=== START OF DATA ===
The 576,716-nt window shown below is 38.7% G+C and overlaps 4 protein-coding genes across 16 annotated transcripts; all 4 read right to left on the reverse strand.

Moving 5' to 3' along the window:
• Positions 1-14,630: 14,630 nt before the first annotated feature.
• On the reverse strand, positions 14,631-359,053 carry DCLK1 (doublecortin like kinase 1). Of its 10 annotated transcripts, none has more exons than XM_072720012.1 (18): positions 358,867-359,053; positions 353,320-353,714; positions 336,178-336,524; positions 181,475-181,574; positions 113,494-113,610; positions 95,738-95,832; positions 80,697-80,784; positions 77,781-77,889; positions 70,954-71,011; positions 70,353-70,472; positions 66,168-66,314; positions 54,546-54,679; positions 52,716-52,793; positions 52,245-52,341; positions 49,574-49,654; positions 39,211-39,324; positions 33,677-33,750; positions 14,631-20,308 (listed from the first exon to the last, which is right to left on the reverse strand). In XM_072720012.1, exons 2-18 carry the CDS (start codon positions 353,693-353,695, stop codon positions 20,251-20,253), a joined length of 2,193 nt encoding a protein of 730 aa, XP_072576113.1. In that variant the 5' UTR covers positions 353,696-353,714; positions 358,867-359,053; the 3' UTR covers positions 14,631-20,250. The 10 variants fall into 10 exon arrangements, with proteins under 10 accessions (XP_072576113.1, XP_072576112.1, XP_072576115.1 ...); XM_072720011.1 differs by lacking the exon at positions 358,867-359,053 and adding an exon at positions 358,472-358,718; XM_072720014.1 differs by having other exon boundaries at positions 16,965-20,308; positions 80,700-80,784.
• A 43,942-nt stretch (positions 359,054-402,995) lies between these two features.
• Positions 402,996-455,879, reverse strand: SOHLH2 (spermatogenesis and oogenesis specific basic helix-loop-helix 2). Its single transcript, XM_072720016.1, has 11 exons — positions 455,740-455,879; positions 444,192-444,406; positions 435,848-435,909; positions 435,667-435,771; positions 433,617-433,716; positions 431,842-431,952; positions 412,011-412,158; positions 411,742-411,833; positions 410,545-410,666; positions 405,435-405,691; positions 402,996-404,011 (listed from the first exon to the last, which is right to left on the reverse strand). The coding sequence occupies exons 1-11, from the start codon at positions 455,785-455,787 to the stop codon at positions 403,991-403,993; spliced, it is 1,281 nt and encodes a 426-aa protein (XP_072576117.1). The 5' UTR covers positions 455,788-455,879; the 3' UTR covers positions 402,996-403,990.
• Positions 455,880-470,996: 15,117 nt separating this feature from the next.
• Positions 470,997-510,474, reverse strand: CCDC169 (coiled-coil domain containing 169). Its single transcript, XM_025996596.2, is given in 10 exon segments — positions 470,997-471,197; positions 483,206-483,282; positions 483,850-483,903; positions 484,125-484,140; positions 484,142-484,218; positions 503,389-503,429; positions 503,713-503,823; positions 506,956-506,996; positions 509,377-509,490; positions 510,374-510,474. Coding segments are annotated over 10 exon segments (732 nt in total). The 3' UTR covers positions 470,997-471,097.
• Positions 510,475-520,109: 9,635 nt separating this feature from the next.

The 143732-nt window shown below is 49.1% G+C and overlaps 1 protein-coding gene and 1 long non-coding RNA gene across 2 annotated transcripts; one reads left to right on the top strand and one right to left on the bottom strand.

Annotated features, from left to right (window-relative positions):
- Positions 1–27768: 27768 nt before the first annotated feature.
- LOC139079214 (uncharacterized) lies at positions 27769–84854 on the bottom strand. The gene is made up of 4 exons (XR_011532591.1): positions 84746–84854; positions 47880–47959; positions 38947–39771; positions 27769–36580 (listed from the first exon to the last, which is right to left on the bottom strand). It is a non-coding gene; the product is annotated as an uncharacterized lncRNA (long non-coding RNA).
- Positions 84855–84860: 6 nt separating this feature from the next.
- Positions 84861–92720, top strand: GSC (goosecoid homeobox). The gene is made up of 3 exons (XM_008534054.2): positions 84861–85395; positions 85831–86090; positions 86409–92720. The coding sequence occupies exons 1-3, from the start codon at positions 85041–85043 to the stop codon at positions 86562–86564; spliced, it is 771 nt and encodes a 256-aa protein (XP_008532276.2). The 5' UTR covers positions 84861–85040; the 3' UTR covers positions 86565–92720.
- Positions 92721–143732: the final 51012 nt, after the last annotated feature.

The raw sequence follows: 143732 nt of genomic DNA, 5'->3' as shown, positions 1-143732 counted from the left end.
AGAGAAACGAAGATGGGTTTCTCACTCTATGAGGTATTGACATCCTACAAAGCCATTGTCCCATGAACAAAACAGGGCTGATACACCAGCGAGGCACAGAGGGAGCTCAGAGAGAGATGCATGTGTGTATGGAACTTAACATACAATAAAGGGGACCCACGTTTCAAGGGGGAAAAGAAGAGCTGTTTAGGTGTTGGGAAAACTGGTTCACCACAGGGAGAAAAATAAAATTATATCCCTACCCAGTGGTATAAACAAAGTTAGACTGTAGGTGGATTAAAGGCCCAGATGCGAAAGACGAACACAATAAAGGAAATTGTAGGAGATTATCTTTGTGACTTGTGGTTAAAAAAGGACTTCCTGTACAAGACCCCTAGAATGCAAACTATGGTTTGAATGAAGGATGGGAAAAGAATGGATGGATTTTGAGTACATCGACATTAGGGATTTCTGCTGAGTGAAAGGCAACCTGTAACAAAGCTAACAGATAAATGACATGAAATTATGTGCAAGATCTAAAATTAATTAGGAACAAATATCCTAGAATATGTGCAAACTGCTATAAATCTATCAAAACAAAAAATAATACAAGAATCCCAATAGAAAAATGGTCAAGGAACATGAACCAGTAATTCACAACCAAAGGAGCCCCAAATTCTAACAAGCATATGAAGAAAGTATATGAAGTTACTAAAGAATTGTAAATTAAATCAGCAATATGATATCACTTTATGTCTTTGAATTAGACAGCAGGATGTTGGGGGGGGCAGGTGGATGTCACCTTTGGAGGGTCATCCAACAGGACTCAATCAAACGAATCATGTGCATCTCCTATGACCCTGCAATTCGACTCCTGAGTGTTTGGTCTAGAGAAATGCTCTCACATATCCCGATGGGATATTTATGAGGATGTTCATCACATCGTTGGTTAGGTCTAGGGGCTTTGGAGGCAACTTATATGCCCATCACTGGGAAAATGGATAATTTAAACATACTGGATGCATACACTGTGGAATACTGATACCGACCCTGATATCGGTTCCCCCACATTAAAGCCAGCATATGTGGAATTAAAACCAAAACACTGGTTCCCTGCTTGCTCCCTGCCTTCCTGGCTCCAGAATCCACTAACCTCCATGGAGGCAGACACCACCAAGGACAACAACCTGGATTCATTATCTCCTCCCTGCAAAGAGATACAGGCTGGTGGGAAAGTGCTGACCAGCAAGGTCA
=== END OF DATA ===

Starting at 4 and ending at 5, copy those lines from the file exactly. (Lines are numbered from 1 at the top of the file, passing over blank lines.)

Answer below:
• On the reverse strand, positions 14,631-359,053 carry DCLK1 (doublecortin like kinase 1). Of its 10 annotated transcripts, none has more exons than XM_072720012.1 (18): positions 358,867-359,053; positions 353,320-353,714; positions 336,178-336,524; positions 181,475-181,574; positions 113,494-113,610; positions 95,738-95,832; positions 80,697-80,784; positions 77,781-77,889; positions 70,954-71,011; positions 70,353-70,472; positions 66,168-66,314; positions 54,546-54,679; positions 52,716-52,793; positions 52,245-52,341; positions 49,574-49,654; positions 39,211-39,324; positions 33,677-33,750; positions 14,631-20,308 (listed from the first exon to the last, which is right to left on the reverse strand). In XM_072720012.1, exons 2-18 carry the CDS (start codon positions 353,693-353,695, stop codon positions 20,251-20,253), a joined length of 2,193 nt encoding a protein of 730 aa, XP_072576113.1. In that variant the 5' UTR covers positions 353,696-353,714; positions 358,867-359,053; the 3' UTR covers positions 14,631-20,250. The 10 variants fall into 10 exon arrangements, with proteins under 10 accessions (XP_072576113.1, XP_072576112.1, XP_072576115.1 ...); XM_072720011.1 differs by lacking the exon at positions 358,867-359,053 and adding an exon at positions 358,472-358,718; XM_072720014.1 differs by having other exon boundaries at positions 16,965-20,308; positions 80,700-80,784.
• A 43,942-nt stretch (positions 359,054-402,995) lies between these two features.